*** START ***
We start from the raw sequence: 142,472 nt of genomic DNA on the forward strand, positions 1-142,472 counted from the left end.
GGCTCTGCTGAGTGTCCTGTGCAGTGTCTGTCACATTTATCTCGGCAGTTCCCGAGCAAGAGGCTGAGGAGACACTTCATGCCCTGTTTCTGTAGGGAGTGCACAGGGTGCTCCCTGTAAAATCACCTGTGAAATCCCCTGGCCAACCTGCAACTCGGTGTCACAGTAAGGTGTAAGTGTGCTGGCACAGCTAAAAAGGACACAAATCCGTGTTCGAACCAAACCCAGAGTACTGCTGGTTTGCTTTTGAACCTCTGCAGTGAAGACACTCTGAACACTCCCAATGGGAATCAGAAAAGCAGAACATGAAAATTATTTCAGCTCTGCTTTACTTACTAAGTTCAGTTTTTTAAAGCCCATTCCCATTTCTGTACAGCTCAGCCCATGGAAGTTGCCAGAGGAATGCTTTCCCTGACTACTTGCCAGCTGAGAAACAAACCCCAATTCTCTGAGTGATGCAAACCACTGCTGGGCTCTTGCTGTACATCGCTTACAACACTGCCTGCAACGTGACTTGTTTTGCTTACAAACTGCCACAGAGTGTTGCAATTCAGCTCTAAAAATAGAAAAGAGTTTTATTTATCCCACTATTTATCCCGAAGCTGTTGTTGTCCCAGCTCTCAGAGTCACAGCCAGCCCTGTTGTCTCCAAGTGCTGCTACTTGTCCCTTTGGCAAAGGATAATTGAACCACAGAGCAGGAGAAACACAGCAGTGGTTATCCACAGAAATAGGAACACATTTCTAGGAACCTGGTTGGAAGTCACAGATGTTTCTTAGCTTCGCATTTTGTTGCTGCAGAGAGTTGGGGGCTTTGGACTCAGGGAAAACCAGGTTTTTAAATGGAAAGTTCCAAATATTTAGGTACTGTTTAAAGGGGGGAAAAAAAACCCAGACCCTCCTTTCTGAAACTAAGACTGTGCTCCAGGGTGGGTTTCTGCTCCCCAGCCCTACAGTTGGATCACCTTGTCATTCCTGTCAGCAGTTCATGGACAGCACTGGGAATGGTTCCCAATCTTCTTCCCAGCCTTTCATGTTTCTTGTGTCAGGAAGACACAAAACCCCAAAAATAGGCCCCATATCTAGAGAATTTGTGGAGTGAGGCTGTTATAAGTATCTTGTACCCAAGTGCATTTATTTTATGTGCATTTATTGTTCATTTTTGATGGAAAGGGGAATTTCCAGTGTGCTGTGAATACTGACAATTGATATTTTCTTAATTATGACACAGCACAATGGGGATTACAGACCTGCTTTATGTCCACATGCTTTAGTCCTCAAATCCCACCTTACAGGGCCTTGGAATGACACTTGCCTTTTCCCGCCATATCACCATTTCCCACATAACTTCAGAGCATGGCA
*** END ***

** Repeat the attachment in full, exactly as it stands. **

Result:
We start from the raw sequence: 142,472 nt of genomic DNA on the forward strand, positions 1-142,472 counted from the left end.
GGCTCTGCTGAGTGTCCTGTGCAGTGTCTGTCACATTTATCTCGGCAGTTCCCGAGCAAGAGGCTGAGGAGACACTTCATGCCCTGTTTCTGTAGGGAGTGCACAGGGTGCTCCCTGTAAAATCACCTGTGAAATCCCCTGGCCAACCTGCAACTCGGTGTCACAGTAAGGTGTAAGTGTGCTGGCACAGCTAAAAAGGACACAAATCCGTGTTCGAACCAAACCCAGAGTACTGCTGGTTTGCTTTTGAACCTCTGCAGTGAAGACACTCTGAACACTCCCAATGGGAATCAGAAAAGCAGAACATGAAAATTATTTCAGCTCTGCTTTACTTACTAAGTTCAGTTTTTTAAAGCCCATTCCCATTTCTGTACAGCTCAGCCCATGGAAGTTGCCAGAGGAATGCTTTCCCTGACTACTTGCCAGCTGAGAAACAAACCCCAATTCTCTGAGTGATGCAAACCACTGCTGGGCTCTTGCTGTACATCGCTTACAACACTGCCTGCAACGTGACTTGTTTTGCTTACAAACTGCCACAGAGTGTTGCAATTCAGCTCTAAAAATAGAAAAGAGTTTTATTTATCCCACTATTTATCCCGAAGCTGTTGTTGTCCCAGCTCTCAGAGTCACAGCCAGCCCTGTTGTCTCCAAGTGCTGCTACTTGTCCCTTTGGCAAAGGATAATTGAACCACAGAGCAGGAGAAACACAGCAGTGGTTATCCACAGAAATAGGAACACATTTCTAGGAACCTGGTTGGAAGTCACAGATGTTTCTTAGCTTCGCATTTTGTTGCTGCAGAGAGTTGGGGGCTTTGGACTCAGGGAAAACCAGGTTTTTAAATGGAAAGTTCCAAATATTTAGGTACTGTTTAAAGGGGGGAAAAAAAACCCAGACCCTCCTTTCTGAAACTAAGACTGTGCTCCAGGGTGGGTTTCTGCTCCCCAGCCCTACAGTTGGATCACCTTGTCATTCCTGTCAGCAGTTCATGGACAGCACTGGGAATGGTTCCCAATCTTCTTCCCAGCCTTTCATGTTTCTTGTGTCAGGAAGACACAAAACCCCAAAAATAGGCCCCATATCTAGAGAATTTGTGGAGTGAGGCTGTTATAAGTATCTTGTACCCAAGTGCATTTATTTTATGTGCATTTATTGTTCATTTTTGATGGAAAGGGGAATTTCCAGTGTGCTGTGAATACTGACAATTGATATTTTCTTAATTATGACACAGCACAATGGGGATTACAGACCTGCTTTATGTCCACATGCTTTAGTCCTCAAATCCCACCTTACAGGGCCTTGGAATGACACTTGCCTTTTCCCGCCATATCACCATTTCCCACATAACTTCAGAGCATGGCA